Supporting green innovation in farming

Lapwing. ©Lorne Gill For information on reproduction rights contact the Scottish Natural Heritage Image Library on Tel. 01738 444177 or www.snh.org.uk

Want to read more?

We value our content  and access to our full site is  only available with a  subscription. Your subscription entitles you to 7-day-a-week access to our website, plus a full digital copy of that week’s paper to read on your pc/mac or mobile device In addition your subscription includes access to digital archive copies from 2006 onwards

Just want to read one issue? No problem you can subscribe for just one week (or longer if you wish)

Already a subscriber?

 

Subscribe Now

Projects to enable farmers, crofters, and land managers to create improved opportunities for nature, adapt to climate change and benefit from new organic farming materials will share £170,000 of investment.

Awarded through the Knowledge Transfer and Innovation Fund (KTIF), the new funding will drive forward innovation in farming and food production and help agricultural businesses contribute to the green economic recovery by farming more sustainably.

Announcing the funding, Rural Affairs Minister Mairi Gougeon said: ‘It is important that we emerge from the coronavirus (COVID-19) pandemic with a green economic recovery.

‘Projects like these help farmers and crofters in rural and island communities to explore new ways of protecting and restoring biodiversity, habitats and ecosystems.
‘With this latest funding the KTIF has now invested around £6 million in projects that will help us to grow a sustainable, vibrant and innovative rural economy.’

Biodiversity Monitoring in Shetland, one of the projects to receive investment, will see land managers collect information about wading birds on their land and produce best-practice guidance for farmers.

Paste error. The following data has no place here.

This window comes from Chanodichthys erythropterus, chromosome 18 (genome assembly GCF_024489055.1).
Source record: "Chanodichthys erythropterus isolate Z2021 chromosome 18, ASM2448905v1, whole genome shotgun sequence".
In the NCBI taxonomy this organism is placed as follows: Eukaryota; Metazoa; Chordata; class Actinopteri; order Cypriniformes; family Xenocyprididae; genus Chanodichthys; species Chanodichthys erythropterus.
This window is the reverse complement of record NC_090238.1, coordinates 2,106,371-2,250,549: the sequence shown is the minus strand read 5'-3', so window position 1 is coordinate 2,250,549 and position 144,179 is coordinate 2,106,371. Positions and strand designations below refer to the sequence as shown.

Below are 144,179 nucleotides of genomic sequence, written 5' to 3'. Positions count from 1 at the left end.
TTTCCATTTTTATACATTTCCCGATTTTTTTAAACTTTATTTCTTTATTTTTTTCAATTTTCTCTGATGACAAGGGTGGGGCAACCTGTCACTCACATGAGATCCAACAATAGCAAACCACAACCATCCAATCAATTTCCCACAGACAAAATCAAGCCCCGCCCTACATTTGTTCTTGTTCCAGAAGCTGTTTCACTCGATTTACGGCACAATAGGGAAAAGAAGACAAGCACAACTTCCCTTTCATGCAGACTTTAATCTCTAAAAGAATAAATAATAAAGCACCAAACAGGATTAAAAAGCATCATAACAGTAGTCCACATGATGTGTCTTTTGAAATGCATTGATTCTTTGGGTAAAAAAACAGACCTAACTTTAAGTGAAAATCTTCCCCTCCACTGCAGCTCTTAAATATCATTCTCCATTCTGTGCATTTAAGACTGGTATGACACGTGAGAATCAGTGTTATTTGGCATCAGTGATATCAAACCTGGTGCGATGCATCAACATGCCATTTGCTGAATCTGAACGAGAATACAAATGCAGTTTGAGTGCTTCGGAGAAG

Commenting on the project, RSPB Conservation in Shetland Advisor Nathalie Pion said: ‘Waders depend on how farmers and crofters manage their land. Farmers’ knowledge and skills are key to their protection.’

Colleen McCulloch of Soil Association Scotland, which is facilitating the Farming for Biodiversity project, said: ‘Soil Association Scotland’s Farming for Biodiversity project will allow us to develop a framework to benchmark the ways grazing livestock can rebuild natural capital as well as produce nutritious food.’

Debs Roberts of the Scottish Organic Producers Association, which is facilitating a project examining the potential uses of basic silicate rocks to capture CO2, said: ‘This exciting project is an excellent example of grassroots farming grasping the opportunity to work with cross-sector partners in the academic sector.’

The three projects awarded new funding are:

  • Biodiversity Monitoring in Shetland – Facilitated by Shetland Livestock Marketing Group (SLMG) – £47,320.

    This pilot project will give land managers an opportunity to learn about the birds and what they need to successfully nest and raise chicks. The participants will collect information which will be used to measure the quality of fields for waders, and produce best-practice guidance to share management methods with the Shetland agricultural community.

  • Basic silicate rock by-product: a new agricultural input that captures CO2 – facilitated by Scottish Organic Producers Association (SOPA) – £68,246.

    Basic silicate rocks have recently gained product approval for use in organic farming as soil input. This project aims to collect data, present the innovative features and encourage uptake.

  • Farming for Biodiversity – Facilitated by Soil Association (Scotland) – £57,744.

    This project will focus on practices to increase biodiverse habitat within enclosed farmland, enabling farmers, crofters, and land managers to adapt to climate change, help restore biodiversity and ecosystem health, meet growing demand for nature and climate-friendly food and be a key driver for Scotland’s green recovery.